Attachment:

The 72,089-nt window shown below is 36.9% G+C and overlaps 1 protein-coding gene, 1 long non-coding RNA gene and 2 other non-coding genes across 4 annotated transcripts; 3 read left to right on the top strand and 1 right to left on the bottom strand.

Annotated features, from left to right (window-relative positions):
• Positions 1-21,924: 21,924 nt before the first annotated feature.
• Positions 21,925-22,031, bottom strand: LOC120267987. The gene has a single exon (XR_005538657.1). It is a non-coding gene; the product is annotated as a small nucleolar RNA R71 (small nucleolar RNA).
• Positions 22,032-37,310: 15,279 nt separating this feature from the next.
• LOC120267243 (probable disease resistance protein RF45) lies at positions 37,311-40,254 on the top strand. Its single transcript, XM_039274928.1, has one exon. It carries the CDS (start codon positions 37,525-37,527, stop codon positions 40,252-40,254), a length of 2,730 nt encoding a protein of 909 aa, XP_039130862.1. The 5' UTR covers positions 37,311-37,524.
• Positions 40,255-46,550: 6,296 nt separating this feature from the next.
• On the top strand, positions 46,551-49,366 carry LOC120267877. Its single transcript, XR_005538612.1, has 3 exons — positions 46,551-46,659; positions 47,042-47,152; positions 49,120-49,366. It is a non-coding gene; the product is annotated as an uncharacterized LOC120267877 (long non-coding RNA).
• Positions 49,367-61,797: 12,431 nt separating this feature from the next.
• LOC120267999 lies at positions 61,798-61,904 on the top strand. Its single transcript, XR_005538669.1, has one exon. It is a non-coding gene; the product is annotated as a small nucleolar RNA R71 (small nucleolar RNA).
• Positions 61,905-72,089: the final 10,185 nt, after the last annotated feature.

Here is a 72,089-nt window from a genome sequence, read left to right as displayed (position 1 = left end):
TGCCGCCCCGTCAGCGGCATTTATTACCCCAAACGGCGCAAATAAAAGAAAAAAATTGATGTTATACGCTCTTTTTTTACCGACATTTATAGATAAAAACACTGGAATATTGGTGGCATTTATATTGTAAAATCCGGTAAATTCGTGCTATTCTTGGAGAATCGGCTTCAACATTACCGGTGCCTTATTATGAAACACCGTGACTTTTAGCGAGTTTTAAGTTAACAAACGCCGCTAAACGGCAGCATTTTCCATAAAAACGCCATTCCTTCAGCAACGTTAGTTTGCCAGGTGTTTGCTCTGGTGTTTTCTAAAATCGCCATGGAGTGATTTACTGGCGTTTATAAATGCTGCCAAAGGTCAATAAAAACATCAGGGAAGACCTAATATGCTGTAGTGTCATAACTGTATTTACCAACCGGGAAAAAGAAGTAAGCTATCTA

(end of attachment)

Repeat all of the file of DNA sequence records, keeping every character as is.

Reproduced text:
The 72,089-nt window shown below is 36.9% G+C and overlaps 1 protein-coding gene, 1 long non-coding RNA gene and 2 other non-coding genes across 4 annotated transcripts; 3 read left to right on the top strand and 1 right to left on the bottom strand.

Annotated features, from left to right (window-relative positions):
• Positions 1-21,924: 21,924 nt before the first annotated feature.
• Positions 21,925-22,031, bottom strand: LOC120267987. The gene has a single exon (XR_005538657.1). It is a non-coding gene; the product is annotated as a small nucleolar RNA R71 (small nucleolar RNA).
• Positions 22,032-37,310: 15,279 nt separating this feature from the next.
• LOC120267243 (probable disease resistance protein RF45) lies at positions 37,311-40,254 on the top strand. Its single transcript, XM_039274928.1, has one exon. It carries the CDS (start codon positions 37,525-37,527, stop codon positions 40,252-40,254), a length of 2,730 nt encoding a protein of 909 aa, XP_039130862.1. The 5' UTR covers positions 37,311-37,524.
• Positions 40,255-46,550: 6,296 nt separating this feature from the next.
• On the top strand, positions 46,551-49,366 carry LOC120267877. Its single transcript, XR_005538612.1, has 3 exons — positions 46,551-46,659; positions 47,042-47,152; positions 49,120-49,366. It is a non-coding gene; the product is annotated as an uncharacterized LOC120267877 (long non-coding RNA).
• Positions 49,367-61,797: 12,431 nt separating this feature from the next.
• LOC120267999 lies at positions 61,798-61,904 on the top strand. Its single transcript, XR_005538669.1, has one exon. It is a non-coding gene; the product is annotated as a small nucleolar RNA R71 (small nucleolar RNA).
• Positions 61,905-72,089: the final 10,185 nt, after the last annotated feature.

Here is a 72,089-nt window from a genome sequence, read left to right as displayed (position 1 = left end):
TGCCGCCCCGTCAGCGGCATTTATTACCCCAAACGGCGCAAATAAAAGAAAAAAATTGATGTTATACGCTCTTTTTTTACCGACATTTATAGATAAAAACACTGGAATATTGGTGGCATTTATATTGTAAAATCCGGTAAATTCGTGCTATTCTTGGAGAATCGGCTTCAACATTACCGGTGCCTTATTATGAAACACCGTGACTTTTAGCGAGTTTTAAGTTAACAAACGCCGCTAAACGGCAGCATTTTCCATAAAAACGCCATTCCTTCAGCAACGTTAGTTTGCCAGGTGTTTGCTCTGGTGTTTTCTAAAATCGCCATGGAGTGATTTACTGGCGTTTATAAATGCTGCCAAAGGTCAATAAAAACATCAGGGAAGACCTAATATGCTGTAGTGTCATAACTGTATTTACCAACCGGGAAAAAGAAGTAAGCTATCTA